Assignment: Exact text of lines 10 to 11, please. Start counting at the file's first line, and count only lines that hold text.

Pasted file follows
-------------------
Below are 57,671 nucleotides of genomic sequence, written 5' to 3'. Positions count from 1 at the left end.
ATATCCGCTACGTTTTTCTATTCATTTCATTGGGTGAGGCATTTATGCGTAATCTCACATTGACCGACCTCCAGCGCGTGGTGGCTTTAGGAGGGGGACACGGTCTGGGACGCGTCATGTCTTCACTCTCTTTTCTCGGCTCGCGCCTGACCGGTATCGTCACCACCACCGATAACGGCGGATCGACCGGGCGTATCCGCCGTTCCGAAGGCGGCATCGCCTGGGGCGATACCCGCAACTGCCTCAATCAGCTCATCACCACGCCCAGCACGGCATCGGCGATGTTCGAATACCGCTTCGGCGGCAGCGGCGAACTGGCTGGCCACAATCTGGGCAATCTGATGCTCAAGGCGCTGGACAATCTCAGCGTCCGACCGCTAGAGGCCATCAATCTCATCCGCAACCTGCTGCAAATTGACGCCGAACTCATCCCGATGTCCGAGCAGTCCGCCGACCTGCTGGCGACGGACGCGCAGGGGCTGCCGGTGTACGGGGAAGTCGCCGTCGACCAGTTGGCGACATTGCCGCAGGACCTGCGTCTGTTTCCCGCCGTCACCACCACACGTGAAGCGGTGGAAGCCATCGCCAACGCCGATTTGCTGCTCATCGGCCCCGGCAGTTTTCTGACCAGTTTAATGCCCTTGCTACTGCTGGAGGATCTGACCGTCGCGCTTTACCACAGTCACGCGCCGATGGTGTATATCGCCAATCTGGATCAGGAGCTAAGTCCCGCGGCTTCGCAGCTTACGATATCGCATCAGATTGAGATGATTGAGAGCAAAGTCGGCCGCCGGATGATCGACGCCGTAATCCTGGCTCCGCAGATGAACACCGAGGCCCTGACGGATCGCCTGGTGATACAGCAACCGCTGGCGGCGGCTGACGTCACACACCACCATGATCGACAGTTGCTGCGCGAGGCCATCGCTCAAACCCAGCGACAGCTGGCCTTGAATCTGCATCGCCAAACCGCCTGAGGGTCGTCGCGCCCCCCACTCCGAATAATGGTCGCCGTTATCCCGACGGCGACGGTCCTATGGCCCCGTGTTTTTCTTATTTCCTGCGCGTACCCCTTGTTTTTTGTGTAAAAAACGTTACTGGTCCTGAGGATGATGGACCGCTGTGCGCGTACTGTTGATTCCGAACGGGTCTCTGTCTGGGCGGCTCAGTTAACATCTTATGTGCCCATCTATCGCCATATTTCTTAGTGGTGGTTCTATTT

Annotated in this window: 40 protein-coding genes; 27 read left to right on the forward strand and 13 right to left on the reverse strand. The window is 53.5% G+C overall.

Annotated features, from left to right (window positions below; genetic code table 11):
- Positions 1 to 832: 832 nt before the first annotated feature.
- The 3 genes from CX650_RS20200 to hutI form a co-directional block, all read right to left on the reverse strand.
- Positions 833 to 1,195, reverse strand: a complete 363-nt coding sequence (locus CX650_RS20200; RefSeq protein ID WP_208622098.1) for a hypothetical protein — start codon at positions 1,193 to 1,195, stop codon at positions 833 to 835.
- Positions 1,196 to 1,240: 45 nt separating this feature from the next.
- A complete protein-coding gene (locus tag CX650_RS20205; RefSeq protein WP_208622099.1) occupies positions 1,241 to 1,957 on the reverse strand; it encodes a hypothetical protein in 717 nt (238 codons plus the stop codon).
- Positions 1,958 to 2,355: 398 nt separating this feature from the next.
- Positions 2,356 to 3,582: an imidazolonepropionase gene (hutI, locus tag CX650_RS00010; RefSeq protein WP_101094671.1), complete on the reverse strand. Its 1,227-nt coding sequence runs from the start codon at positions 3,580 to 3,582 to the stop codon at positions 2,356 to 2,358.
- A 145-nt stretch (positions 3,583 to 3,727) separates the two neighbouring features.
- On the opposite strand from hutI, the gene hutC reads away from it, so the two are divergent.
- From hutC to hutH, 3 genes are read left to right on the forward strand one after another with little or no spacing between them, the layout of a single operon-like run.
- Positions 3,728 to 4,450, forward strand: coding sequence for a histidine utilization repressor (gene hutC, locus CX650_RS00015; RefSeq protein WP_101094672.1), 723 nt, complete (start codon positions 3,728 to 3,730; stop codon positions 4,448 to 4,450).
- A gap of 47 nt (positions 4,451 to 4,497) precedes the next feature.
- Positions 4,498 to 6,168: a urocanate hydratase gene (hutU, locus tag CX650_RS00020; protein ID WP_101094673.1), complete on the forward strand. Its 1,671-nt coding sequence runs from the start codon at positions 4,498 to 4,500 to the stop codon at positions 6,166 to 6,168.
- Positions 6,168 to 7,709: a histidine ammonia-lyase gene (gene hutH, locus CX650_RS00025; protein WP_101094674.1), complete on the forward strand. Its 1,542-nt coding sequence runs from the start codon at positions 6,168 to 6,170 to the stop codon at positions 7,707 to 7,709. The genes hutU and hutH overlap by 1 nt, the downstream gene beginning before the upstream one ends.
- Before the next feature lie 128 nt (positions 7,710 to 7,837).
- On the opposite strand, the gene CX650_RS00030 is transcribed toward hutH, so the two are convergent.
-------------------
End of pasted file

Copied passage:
- Positions 1,958 to 2,355: 398 nt separating this feature from the next.
- Positions 2,356 to 3,582: an imidazolonepropionase gene (hutI, locus tag CX650_RS00010; RefSeq protein WP_101094671.1), complete on the reverse strand. Its 1,227-nt coding sequence runs from the start codon at positions 3,580 to 3,582 to the stop codon at positions 2,356 to 2,358.